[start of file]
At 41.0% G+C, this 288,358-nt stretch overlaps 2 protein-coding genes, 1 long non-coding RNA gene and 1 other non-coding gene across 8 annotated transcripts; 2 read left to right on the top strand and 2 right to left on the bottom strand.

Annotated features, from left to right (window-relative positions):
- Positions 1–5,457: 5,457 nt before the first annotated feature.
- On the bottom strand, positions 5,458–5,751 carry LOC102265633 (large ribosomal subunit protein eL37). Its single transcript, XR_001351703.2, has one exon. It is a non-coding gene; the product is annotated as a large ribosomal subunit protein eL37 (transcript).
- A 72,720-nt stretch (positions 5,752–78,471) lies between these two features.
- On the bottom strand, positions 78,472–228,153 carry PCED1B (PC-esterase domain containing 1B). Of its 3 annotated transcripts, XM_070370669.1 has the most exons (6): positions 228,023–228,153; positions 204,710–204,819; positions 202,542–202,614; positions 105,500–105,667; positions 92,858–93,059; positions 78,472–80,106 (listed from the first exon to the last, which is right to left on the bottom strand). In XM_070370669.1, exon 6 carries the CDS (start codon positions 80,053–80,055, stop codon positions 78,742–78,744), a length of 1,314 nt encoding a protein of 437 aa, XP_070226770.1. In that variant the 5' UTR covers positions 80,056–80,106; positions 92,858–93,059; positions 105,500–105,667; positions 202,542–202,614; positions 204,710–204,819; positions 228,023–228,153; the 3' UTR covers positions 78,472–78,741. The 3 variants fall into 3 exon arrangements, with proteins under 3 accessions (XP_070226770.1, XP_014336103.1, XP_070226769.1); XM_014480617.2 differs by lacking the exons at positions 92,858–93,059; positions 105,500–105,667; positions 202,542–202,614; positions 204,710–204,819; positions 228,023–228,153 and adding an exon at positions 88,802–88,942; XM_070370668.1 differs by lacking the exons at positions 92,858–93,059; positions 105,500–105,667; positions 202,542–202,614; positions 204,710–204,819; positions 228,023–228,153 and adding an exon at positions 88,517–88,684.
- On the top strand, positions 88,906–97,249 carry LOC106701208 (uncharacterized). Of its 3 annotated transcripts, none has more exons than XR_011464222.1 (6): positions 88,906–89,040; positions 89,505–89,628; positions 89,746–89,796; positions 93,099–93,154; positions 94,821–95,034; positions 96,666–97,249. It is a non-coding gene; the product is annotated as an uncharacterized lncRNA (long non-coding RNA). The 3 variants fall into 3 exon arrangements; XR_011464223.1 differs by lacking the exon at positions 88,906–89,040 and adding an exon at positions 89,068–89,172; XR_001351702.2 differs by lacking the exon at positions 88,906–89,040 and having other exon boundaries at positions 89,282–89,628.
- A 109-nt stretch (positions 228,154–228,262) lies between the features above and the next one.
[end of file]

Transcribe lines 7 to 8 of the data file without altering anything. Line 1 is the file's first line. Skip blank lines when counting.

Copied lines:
- On the top strand, positions 88,906–97,249 carry LOC106701208 (uncharacterized). Of its 3 annotated transcripts, none has more exons than XR_011464222.1 (6): positions 88,906–89,040; positions 89,505–89,628; positions 89,746–89,796; positions 93,099–93,154; positions 94,821–95,034; positions 96,666–97,249. It is a non-coding gene; the product is annotated as an uncharacterized lncRNA (long non-coding RNA). The 3 variants fall into 3 exon arrangements; XR_011464223.1 differs by lacking the exon at positions 88,906–89,040 and adding an exon at positions 89,068–89,172; XR_001351702.2 differs by lacking the exon at positions 88,906–89,040 and having other exon boundaries at positions 89,282–89,628.
- A 109-nt stretch (positions 228,154–228,262) lies between the features above and the next one.